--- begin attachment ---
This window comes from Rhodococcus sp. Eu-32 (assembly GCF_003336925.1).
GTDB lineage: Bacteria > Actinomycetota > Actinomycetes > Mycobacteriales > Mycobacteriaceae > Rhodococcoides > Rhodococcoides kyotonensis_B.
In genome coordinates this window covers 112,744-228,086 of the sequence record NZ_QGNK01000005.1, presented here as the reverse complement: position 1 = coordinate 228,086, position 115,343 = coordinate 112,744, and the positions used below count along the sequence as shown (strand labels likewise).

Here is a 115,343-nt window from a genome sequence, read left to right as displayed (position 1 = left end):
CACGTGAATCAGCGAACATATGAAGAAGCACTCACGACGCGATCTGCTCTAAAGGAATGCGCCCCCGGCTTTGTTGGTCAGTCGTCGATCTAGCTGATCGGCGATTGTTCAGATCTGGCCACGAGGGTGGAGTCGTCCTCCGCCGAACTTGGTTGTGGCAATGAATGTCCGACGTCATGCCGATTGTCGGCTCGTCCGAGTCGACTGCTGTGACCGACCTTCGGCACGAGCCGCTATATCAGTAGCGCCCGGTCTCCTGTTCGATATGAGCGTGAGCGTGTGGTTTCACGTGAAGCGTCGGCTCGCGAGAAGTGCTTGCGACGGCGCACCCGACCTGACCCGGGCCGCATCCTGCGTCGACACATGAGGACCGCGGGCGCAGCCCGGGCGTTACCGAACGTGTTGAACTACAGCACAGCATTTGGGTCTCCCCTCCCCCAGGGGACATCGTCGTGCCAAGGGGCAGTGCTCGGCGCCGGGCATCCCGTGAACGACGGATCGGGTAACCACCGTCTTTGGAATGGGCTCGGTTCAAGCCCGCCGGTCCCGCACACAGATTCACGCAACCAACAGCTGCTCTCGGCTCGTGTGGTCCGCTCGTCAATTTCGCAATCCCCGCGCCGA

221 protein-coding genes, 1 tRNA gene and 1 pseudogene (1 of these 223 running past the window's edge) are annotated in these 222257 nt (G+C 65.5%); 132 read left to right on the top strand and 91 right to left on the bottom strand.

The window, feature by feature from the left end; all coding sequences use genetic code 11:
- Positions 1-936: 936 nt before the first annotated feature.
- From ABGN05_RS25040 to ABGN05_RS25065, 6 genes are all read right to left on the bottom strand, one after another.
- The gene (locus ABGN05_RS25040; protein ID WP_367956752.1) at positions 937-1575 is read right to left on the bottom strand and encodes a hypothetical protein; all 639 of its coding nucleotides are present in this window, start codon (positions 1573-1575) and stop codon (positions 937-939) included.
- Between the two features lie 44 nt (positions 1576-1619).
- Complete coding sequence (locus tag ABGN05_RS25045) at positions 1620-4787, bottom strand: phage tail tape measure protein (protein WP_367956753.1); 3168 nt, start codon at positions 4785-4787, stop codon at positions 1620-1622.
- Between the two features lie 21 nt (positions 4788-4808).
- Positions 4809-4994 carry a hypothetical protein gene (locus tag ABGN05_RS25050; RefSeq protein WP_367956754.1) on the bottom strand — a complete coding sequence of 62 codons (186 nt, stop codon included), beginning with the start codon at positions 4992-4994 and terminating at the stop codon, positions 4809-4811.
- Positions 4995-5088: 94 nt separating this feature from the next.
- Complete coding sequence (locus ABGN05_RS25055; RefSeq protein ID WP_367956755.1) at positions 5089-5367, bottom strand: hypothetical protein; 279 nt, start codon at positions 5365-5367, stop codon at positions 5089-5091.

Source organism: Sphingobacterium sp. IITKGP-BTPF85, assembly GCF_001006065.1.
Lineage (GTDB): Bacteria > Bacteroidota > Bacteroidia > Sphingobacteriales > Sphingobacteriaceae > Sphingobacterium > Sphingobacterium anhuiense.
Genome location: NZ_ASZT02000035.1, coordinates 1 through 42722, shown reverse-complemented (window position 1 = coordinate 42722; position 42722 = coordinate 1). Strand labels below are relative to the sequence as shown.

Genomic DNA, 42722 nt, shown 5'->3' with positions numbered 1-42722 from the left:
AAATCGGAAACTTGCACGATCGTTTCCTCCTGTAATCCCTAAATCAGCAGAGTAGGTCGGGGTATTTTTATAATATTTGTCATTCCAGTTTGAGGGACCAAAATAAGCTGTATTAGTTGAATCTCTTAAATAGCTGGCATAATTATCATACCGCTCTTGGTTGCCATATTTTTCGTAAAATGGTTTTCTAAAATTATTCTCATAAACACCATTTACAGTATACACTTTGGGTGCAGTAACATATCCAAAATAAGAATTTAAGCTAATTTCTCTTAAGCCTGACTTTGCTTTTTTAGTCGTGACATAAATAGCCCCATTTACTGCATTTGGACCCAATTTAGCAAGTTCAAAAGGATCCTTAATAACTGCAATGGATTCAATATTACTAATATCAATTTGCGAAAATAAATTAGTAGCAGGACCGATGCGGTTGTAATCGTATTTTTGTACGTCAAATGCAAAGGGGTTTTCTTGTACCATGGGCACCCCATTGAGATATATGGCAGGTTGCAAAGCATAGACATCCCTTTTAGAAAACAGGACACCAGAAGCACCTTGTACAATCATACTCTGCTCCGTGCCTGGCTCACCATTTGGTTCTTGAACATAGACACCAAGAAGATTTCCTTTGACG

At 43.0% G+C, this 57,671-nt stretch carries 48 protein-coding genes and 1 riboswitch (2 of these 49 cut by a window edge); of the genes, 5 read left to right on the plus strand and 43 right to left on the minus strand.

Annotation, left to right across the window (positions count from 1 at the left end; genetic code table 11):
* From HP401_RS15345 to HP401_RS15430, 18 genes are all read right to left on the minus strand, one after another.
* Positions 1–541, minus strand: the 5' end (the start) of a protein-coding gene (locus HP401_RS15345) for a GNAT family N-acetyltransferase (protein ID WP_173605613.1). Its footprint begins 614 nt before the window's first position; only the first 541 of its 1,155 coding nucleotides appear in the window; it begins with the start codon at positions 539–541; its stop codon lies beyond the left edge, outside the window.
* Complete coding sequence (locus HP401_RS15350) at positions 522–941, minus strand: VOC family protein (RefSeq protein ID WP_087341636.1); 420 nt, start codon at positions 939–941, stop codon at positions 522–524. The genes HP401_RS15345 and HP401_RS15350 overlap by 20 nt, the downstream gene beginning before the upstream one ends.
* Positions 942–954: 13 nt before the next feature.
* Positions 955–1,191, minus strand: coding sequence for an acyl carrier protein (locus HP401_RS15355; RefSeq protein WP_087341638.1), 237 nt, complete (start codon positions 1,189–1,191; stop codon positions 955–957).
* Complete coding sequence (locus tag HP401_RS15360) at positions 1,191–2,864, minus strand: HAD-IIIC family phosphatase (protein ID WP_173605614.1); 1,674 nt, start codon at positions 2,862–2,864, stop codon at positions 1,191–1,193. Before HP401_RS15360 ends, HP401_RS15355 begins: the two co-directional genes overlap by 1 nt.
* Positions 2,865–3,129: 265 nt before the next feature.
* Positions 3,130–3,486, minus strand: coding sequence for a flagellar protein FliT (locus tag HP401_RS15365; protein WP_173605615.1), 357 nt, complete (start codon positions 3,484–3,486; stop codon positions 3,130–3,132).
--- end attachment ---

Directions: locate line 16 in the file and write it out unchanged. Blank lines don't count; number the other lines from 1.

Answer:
- Complete coding sequence (locus ABGN05_RS25055; RefSeq protein ID WP_367956755.1) at positions 5089-5367, bottom strand: hypothetical protein; 279 nt, start codon at positions 5365-5367, stop codon at positions 5089-5091.